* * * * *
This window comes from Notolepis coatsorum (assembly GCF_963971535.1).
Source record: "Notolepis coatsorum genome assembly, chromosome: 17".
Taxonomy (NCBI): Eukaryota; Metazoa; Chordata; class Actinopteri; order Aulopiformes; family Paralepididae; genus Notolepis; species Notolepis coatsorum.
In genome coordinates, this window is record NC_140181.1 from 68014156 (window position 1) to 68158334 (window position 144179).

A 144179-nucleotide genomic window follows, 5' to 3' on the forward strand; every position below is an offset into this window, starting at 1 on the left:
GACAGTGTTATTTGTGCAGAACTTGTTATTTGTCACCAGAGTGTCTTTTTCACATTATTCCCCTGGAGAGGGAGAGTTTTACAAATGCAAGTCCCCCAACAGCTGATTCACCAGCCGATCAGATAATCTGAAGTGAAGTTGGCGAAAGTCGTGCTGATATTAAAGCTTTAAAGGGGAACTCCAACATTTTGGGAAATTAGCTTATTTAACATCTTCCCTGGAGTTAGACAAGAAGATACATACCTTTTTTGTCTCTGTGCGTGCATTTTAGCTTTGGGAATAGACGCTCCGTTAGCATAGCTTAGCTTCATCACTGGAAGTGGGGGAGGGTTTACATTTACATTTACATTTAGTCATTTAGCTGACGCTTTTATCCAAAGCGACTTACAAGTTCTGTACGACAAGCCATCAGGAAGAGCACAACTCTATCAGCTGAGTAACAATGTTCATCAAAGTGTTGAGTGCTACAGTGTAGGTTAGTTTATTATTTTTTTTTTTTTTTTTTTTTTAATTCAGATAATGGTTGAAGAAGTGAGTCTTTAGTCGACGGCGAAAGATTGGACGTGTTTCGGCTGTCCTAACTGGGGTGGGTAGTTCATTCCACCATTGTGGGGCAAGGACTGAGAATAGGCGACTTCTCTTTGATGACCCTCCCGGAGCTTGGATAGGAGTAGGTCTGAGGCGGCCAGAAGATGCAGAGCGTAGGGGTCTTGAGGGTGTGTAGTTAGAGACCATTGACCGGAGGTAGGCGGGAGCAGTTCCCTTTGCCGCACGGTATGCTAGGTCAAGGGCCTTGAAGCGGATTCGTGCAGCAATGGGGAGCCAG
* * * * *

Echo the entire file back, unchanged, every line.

This window comes from Notolepis coatsorum (assembly GCF_963971535.1).
Source record: "Notolepis coatsorum genome assembly, chromosome: 17".
Taxonomy (NCBI): Eukaryota; Metazoa; Chordata; class Actinopteri; order Aulopiformes; family Paralepididae; genus Notolepis; species Notolepis coatsorum.
In genome coordinates, this window is record NC_140181.1 from 68014156 (window position 1) to 68158334 (window position 144179).

A 144179-nucleotide genomic window follows, 5' to 3' on the forward strand; every position below is an offset into this window, starting at 1 on the left:
GACAGTGTTATTTGTGCAGAACTTGTTATTTGTCACCAGAGTGTCTTTTTCACATTATTCCCCTGGAGAGGGAGAGTTTTACAAATGCAAGTCCCCCAACAGCTGATTCACCAGCCGATCAGATAATCTGAAGTGAAGTTGGCGAAAGTCGTGCTGATATTAAAGCTTTAAAGGGGAACTCCAACATTTTGGGAAATTAGCTTATTTAACATCTTCCCTGGAGTTAGACAAGAAGATACATACCTTTTTTGTCTCTGTGCGTGCATTTTAGCTTTGGGAATAGACGCTCCGTTAGCATAGCTTAGCTTCATCACTGGAAGTGGGGGAGGGTTTACATTTACATTTACATTTAGTCATTTAGCTGACGCTTTTATCCAAAGCGACTTACAAGTTCTGTACGACAAGCCATCAGGAAGAGCACAACTCTATCAGCTGAGTAACAATGTTCATCAAAGTGTTGAGTGCTACAGTGTAGGTTAGTTTATTATTTTTTTTTTTTTTTTTTTTTTAATTCAGATAATGGTTGAAGAAGTGAGTCTTTAGTCGACGGCGAAAGATTGGACGTGTTTCGGCTGTCCTAACTGGGGTGGGTAGTTCATTCCACCATTGTGGGGCAAGGACTGAGAATAGGCGACTTCTCTTTGATGACCCTCCCGGAGCTTGGATAGGAGTAGGTCTGAGGCGGCCAGAAGATGCAGAGCGTAGGGGTCTTGAGGGTGTGTAGTTAGAGACCATTGACCGGAGGTAGGCGGGAGCAGTTCCCTTTGCCGCACGGTATGCTAGGTCAAGGGCCTTGAAGCGGATTCGTGCAGCAATGGGGAGCCAG